Confession time; George Best is somewhat of a hero in these parts. Not for the drinking or the self-destruction it wrought, not for the devil may care attitude to later life and the excess, but for what he did with a ball at his feet. There is now more than one generation for whom Best was an alcoholic occasional football pundit and a myriad of books that focus on his life away from the game - forget the good and concentrate on the bad and the ugly. This is criminal, he was a footballing genius deserving of the word in a world that now uses it all too casually.
Now many will see this book, perhaps, as unnecessary. Type in 'George Best books' on a popular shopping website named after a river, and you'll see on the first two pages of results there are 15 separate books on his life, his drinking, his career and his various tantrums away from the game. Thing is you need to ignore all that, Duncan Hamilton has now written the definitive text on the subject.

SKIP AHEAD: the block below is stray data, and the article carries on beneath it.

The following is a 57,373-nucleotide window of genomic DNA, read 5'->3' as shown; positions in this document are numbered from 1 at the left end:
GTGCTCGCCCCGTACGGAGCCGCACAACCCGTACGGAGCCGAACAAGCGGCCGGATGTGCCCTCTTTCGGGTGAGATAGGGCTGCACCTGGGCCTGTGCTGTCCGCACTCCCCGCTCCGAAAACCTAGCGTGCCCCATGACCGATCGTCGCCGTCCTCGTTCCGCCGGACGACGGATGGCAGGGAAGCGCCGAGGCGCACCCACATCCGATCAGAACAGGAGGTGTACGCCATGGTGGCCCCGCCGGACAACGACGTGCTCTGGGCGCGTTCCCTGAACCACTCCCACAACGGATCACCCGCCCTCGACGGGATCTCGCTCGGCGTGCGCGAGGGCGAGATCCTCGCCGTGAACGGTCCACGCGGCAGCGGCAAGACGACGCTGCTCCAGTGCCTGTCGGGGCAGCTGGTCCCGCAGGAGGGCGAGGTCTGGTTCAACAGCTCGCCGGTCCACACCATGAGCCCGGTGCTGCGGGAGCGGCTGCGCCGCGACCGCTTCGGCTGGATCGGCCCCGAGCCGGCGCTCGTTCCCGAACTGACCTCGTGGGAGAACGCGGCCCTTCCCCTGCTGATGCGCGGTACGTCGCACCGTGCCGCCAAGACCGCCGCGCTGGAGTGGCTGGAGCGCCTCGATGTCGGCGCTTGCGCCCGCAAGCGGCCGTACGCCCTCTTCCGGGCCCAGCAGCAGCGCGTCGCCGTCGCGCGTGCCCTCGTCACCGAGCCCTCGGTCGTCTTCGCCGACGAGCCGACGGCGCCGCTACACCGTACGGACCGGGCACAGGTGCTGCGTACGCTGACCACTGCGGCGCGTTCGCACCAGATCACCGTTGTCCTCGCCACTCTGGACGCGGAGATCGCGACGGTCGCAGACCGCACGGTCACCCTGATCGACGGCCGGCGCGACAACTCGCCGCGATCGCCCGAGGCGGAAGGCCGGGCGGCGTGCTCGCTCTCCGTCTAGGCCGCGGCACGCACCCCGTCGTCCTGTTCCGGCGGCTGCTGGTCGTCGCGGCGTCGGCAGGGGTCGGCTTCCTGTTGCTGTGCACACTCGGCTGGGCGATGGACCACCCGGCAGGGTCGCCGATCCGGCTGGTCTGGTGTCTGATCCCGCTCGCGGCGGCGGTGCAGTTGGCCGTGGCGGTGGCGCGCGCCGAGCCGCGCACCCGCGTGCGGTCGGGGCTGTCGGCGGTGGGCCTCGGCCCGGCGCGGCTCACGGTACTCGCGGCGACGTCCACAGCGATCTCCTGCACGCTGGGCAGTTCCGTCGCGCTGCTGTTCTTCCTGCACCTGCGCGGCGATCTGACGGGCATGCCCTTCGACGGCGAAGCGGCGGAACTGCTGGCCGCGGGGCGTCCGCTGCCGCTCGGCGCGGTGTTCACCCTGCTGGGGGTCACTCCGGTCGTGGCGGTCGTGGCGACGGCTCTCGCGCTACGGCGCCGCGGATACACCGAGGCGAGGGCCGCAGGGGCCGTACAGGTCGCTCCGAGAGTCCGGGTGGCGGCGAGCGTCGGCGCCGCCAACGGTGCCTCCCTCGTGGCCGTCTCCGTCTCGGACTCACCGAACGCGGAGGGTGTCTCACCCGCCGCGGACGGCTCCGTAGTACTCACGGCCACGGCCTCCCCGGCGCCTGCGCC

A brilliantly written book about such a compelling subject should be a tap-in but to take stories we've heard before, tell them in such a way as to feel like virgin territory and leave you with a sense of both joy that we had Best the player for any length of time and heartbreak it wasn't for longer, is masterful. What Hamilton does over various other books I've read on the subject is show how much Best loved the game and the joy he took in its simplicity and grace. Everyone knows and will tell you Best was an addict, what this book does is show you his first addiction was football.
Even if, like me, you go into it thinking you'll have read it all before there is a ridiculous amount of new ground covered here. At times it's as much a portrait of those in Best's life as it is of the man himself. There's only one George Best as the chant goes, there's now only one George Best book as well.
You can buy a copy of 'Immortal' here & frankly, IBWM can't recommend that you do highly enough.